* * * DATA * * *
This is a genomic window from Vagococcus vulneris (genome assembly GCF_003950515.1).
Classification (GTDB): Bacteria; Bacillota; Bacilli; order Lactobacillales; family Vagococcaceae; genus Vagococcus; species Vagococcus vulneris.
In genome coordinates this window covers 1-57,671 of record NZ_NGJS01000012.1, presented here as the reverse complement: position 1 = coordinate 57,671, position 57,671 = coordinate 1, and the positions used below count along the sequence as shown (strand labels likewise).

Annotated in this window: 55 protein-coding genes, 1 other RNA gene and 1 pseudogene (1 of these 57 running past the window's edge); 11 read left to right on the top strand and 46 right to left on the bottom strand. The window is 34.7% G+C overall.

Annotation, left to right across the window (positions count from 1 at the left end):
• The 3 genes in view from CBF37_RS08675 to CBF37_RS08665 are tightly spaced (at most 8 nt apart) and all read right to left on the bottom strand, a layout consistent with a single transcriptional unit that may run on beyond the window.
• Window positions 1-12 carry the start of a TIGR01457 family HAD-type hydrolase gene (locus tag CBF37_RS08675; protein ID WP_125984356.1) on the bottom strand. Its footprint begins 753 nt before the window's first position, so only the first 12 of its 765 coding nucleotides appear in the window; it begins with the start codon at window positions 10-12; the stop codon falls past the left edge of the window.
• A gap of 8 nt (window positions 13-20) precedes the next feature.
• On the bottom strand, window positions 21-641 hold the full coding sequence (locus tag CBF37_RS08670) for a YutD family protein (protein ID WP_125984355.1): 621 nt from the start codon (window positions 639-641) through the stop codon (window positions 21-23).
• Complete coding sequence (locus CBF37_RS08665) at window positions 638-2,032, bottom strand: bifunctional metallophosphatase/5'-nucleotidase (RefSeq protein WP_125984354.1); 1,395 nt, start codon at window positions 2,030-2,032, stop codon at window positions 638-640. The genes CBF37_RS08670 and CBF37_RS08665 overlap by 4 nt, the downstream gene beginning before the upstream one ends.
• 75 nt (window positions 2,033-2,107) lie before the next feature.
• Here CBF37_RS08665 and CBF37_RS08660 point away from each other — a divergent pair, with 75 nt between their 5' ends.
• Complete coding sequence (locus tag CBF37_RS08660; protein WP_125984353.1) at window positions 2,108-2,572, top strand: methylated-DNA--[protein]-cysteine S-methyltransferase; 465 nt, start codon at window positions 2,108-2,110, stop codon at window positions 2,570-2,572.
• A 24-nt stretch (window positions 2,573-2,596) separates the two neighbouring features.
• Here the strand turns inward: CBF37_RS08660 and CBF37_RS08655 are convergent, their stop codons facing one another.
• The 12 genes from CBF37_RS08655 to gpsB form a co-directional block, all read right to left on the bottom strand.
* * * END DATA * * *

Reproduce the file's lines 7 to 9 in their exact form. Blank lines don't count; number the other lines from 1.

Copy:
• Window positions 1-12 carry the start of a TIGR01457 family HAD-type hydrolase gene (locus tag CBF37_RS08675; protein ID WP_125984356.1) on the bottom strand. Its footprint begins 753 nt before the window's first position, so only the first 12 of its 765 coding nucleotides appear in the window; it begins with the start codon at window positions 10-12; the stop codon falls past the left edge of the window.
• A gap of 8 nt (window positions 13-20) precedes the next feature.
• On the bottom strand, window positions 21-641 hold the full coding sequence (locus tag CBF37_RS08670) for a YutD family protein (protein ID WP_125984355.1): 621 nt from the start codon (window positions 639-641) through the stop codon (window positions 21-23).